Mitigation Bank Site Selection Criteria
There are specific favorable criteria used to evaluate a site’s potential for developing a successful mitigation bank. These desirable criteria include the following market and land-use considerations.
Mitigation Bank Criteria
While mitigation banks are encouraged, there are some restrictions and requirements for what area can be considered.
- High-growth watershed
- The area where credits are required, e.g., the state department of transportation road projects, military base expansion, reservoirs, landfills, etc.
- Potential bank sites must be wholly owned by the bank sponsor.
- Neighboring properties or infrastructure (e.g., existing roads, utility lines, impoundments, etc.) will not pose any adverse effect to the proposed bank site.
- The proposed bank site should have hydrology that can provide opportunities for restoring the hydrological disturbances at development sites. Lands with ditches, constructed waterways, tile drainage, levees, and other human-made structures often offer such opportunities.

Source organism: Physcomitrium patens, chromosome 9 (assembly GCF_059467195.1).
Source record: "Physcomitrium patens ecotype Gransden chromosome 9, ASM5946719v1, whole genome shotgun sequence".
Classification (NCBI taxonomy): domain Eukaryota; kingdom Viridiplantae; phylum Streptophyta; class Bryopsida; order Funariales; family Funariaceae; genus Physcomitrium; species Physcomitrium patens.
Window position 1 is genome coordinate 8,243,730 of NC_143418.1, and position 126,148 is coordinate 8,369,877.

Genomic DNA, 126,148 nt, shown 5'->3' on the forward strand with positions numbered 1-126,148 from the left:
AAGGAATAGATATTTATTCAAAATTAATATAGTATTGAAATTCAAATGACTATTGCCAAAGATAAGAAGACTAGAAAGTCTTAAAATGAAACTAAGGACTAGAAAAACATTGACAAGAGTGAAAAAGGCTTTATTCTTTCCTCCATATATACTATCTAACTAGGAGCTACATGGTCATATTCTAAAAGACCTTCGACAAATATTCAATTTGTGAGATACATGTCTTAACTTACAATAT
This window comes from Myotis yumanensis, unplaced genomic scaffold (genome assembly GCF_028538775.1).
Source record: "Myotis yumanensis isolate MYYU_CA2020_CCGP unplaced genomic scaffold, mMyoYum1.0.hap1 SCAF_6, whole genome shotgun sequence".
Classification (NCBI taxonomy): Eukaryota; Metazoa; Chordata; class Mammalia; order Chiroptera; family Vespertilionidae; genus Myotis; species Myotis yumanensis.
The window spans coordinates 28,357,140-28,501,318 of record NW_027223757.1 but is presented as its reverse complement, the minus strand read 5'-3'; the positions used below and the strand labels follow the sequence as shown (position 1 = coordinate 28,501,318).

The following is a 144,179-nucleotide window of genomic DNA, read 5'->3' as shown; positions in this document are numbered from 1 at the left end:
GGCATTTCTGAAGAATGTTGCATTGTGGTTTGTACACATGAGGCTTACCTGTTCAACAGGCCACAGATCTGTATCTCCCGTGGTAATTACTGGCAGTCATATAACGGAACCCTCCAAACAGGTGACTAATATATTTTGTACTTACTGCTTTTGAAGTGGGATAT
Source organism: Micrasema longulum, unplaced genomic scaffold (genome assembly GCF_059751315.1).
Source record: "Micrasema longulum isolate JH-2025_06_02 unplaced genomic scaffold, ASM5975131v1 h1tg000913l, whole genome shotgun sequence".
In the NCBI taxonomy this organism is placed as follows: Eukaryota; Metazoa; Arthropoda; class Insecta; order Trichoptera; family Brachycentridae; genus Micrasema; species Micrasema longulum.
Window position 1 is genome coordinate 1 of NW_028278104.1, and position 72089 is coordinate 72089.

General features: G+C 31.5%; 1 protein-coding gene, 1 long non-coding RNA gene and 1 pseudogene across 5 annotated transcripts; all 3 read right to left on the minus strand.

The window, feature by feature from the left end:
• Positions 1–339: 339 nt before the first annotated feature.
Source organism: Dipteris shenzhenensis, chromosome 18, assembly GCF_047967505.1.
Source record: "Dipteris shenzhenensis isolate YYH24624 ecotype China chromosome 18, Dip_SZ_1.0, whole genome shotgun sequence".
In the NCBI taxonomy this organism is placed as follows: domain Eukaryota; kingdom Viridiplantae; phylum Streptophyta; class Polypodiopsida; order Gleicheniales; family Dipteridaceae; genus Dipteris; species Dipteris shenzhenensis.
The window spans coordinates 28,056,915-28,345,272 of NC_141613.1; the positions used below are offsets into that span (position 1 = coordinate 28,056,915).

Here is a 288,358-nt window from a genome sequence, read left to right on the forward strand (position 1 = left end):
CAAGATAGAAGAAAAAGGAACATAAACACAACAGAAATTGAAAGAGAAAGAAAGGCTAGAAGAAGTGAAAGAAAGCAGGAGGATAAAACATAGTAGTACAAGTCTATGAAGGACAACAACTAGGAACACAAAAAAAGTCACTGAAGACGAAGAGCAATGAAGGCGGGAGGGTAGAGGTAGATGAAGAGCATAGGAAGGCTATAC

- It contains impounded, channelized, or straightened streams in which natural channel form can be restored.
- It contains wetland or stream buffers in which vegetation consisting of planted pine monoculture, pasture grasses, or crops can be replaced with native species.
Potential bank sites are expected to meet all or most of the criteria above. Meeting the requirements will lower the cost of setting up the bank and increase landowners’ profit margin. Therefore, if you are a landowner who is considering having a mitigation bank, the potential bank locations should be suitable for wetlands and streams restoration. (Please note that the cost of setting up a mitigation bank has nothing to do with the size of your land. This is so because the cost of regulatory coordination needed for establishing a mitigation bank is almost always fixed.)